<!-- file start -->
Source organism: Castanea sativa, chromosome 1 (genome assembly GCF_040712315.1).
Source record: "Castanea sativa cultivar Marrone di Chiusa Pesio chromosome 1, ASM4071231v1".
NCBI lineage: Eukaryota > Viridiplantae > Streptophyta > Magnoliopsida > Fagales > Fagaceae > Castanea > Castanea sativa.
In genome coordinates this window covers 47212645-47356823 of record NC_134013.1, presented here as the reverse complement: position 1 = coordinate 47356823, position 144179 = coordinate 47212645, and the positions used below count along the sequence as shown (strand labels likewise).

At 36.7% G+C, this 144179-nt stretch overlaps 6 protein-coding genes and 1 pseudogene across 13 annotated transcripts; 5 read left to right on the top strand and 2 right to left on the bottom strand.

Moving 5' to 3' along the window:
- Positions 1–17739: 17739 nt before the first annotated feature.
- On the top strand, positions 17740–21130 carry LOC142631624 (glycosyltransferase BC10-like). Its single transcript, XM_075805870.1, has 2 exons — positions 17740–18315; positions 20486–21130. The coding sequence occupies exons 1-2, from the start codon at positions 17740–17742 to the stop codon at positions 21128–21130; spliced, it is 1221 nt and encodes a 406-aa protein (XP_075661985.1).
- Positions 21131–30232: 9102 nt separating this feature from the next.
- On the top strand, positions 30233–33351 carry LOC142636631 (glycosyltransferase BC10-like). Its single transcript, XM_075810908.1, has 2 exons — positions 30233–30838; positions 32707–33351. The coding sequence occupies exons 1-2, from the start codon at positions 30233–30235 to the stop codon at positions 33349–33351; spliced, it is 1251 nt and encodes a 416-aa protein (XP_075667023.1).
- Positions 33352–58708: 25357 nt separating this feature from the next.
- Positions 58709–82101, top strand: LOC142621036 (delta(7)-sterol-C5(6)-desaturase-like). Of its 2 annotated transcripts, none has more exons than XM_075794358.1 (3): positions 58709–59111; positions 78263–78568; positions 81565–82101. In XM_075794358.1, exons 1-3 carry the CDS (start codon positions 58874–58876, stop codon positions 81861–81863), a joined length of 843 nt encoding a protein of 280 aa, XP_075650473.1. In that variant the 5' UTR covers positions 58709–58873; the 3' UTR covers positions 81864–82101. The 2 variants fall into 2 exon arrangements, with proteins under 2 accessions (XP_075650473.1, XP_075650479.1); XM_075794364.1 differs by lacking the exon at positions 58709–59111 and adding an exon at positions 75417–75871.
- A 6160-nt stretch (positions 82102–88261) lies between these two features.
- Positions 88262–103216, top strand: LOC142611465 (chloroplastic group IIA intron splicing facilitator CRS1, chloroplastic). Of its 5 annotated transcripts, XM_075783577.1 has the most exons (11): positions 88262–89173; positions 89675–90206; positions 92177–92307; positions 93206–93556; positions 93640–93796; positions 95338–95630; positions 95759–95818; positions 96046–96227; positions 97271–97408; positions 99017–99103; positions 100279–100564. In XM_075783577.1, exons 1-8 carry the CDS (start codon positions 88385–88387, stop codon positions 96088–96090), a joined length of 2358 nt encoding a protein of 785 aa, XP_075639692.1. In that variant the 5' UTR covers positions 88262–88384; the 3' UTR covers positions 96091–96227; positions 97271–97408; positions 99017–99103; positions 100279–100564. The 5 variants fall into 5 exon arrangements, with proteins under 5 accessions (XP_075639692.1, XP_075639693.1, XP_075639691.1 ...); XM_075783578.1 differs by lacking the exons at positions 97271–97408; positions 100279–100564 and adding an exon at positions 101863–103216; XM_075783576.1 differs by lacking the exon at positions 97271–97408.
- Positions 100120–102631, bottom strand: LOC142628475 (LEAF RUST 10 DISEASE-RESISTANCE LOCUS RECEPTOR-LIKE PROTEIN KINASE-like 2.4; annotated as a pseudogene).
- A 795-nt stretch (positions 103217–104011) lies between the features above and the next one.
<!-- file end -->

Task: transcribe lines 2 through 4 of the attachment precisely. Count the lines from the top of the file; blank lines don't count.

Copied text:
Source record: "Castanea sativa cultivar Marrone di Chiusa Pesio chromosome 1, ASM4071231v1".
NCBI lineage: Eukaryota > Viridiplantae > Streptophyta > Magnoliopsida > Fagales > Fagaceae > Castanea > Castanea sativa.
In genome coordinates this window covers 47212645-47356823 of record NC_134013.1, presented here as the reverse complement: position 1 = coordinate 47356823, position 144179 = coordinate 47212645, and the positions used below count along the sequence as shown (strand labels likewise).